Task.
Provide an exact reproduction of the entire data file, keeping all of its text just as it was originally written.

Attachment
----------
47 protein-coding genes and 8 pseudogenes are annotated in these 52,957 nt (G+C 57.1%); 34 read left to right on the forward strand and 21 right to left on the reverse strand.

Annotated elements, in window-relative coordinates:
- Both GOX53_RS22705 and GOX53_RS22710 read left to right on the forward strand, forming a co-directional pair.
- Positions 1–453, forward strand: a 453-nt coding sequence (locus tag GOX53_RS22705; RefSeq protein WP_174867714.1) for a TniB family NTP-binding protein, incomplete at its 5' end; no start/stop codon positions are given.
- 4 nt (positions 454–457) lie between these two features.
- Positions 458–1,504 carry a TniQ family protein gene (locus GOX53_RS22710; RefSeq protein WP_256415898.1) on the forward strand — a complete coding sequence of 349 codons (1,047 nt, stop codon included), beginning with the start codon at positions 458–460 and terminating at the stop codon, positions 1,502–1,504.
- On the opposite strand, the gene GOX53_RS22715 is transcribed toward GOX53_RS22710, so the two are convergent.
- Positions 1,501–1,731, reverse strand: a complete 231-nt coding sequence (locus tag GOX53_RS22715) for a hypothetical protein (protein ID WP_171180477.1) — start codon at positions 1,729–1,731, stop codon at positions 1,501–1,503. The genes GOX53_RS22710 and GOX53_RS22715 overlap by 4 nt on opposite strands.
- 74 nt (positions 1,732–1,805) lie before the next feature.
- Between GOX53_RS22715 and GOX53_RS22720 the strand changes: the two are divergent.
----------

47 protein-coding genes and 8 pseudogenes are annotated in these 52,957 nt (G+C 57.1%); 34 read left to right on the forward strand and 21 right to left on the reverse strand.

Annotated elements, in window-relative coordinates:
- Both GOX53_RS22705 and GOX53_RS22710 read left to right on the forward strand, forming a co-directional pair.
- Positions 1–453, forward strand: a 453-nt coding sequence (locus tag GOX53_RS22705; RefSeq protein WP_174867714.1) for a TniB family NTP-binding protein, incomplete at its 5' end; no start/stop codon positions are given.
- 4 nt (positions 454–457) lie between these two features.
- Positions 458–1,504 carry a TniQ family protein gene (locus GOX53_RS22710; RefSeq protein WP_256415898.1) on the forward strand — a complete coding sequence of 349 codons (1,047 nt, stop codon included), beginning with the start codon at positions 458–460 and terminating at the stop codon, positions 1,502–1,504.
- On the opposite strand, the gene GOX53_RS22715 is transcribed toward GOX53_RS22710, so the two are convergent.
- Positions 1,501–1,731, reverse strand: a complete 231-nt coding sequence (locus tag GOX53_RS22715) for a hypothetical protein (protein ID WP_171180477.1) — start codon at positions 1,729–1,731, stop codon at positions 1,501–1,503. The genes GOX53_RS22710 and GOX53_RS22715 overlap by 4 nt on opposite strands.
- 74 nt (positions 1,732–1,805) lie before the next feature.
- Between GOX53_RS22715 and GOX53_RS22720 the strand changes: the two are divergent.